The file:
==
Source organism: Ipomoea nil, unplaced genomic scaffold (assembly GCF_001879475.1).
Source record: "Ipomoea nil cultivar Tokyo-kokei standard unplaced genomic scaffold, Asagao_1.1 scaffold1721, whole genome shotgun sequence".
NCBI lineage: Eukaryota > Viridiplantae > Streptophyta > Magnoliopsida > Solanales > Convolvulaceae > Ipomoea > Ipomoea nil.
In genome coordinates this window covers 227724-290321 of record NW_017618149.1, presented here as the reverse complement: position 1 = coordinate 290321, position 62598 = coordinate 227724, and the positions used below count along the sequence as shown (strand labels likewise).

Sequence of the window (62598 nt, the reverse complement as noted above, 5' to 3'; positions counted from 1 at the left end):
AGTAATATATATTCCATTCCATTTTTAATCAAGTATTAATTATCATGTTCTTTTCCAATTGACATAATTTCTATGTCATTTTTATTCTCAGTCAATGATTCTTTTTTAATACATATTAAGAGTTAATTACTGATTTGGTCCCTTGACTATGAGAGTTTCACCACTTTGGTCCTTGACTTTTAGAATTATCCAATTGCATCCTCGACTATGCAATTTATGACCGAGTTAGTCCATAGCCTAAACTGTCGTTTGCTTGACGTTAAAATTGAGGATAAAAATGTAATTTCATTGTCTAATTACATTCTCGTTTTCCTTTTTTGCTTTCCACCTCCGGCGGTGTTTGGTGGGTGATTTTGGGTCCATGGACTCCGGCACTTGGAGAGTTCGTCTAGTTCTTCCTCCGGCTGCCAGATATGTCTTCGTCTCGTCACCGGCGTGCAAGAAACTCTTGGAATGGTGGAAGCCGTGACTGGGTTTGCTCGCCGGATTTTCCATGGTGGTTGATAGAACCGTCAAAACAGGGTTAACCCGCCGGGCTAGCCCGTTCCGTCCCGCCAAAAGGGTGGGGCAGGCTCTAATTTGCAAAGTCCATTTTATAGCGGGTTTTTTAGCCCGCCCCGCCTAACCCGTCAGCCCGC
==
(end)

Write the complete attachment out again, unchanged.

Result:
Source organism: Ipomoea nil, unplaced genomic scaffold (assembly GCF_001879475.1).
Source record: "Ipomoea nil cultivar Tokyo-kokei standard unplaced genomic scaffold, Asagao_1.1 scaffold1721, whole genome shotgun sequence".
NCBI lineage: Eukaryota > Viridiplantae > Streptophyta > Magnoliopsida > Solanales > Convolvulaceae > Ipomoea > Ipomoea nil.
In genome coordinates this window covers 227724-290321 of record NW_017618149.1, presented here as the reverse complement: position 1 = coordinate 290321, position 62598 = coordinate 227724, and the positions used below count along the sequence as shown (strand labels likewise).

Sequence of the window (62598 nt, the reverse complement as noted above, 5' to 3'; positions counted from 1 at the left end):
AGTAATATATATTCCATTCCATTTTTAATCAAGTATTAATTATCATGTTCTTTTCCAATTGACATAATTTCTATGTCATTTTTATTCTCAGTCAATGATTCTTTTTTAATACATATTAAGAGTTAATTACTGATTTGGTCCCTTGACTATGAGAGTTTCACCACTTTGGTCCTTGACTTTTAGAATTATCCAATTGCATCCTCGACTATGCAATTTATGACCGAGTTAGTCCATAGCCTAAACTGTCGTTTGCTTGACGTTAAAATTGAGGATAAAAATGTAATTTCATTGTCTAATTACATTCTCGTTTTCCTTTTTTGCTTTCCACCTCCGGCGGTGTTTGGTGGGTGATTTTGGGTCCATGGACTCCGGCACTTGGAGAGTTCGTCTAGTTCTTCCTCCGGCTGCCAGATATGTCTTCGTCTCGTCACCGGCGTGCAAGAAACTCTTGGAATGGTGGAAGCCGTGACTGGGTTTGCTCGCCGGATTTTCCATGGTGGTTGATAGAACCGTCAAAACAGGGTTAACCCGCCGGGCTAGCCCGTTCCGTCCCGCCAAAAGGGTGGGGCAGGCTCTAATTTGCAAAGTCCATTTTATAGCGGGTTTTTTAGCCCGCCCCGCCTAACCCGTCAGCCCGC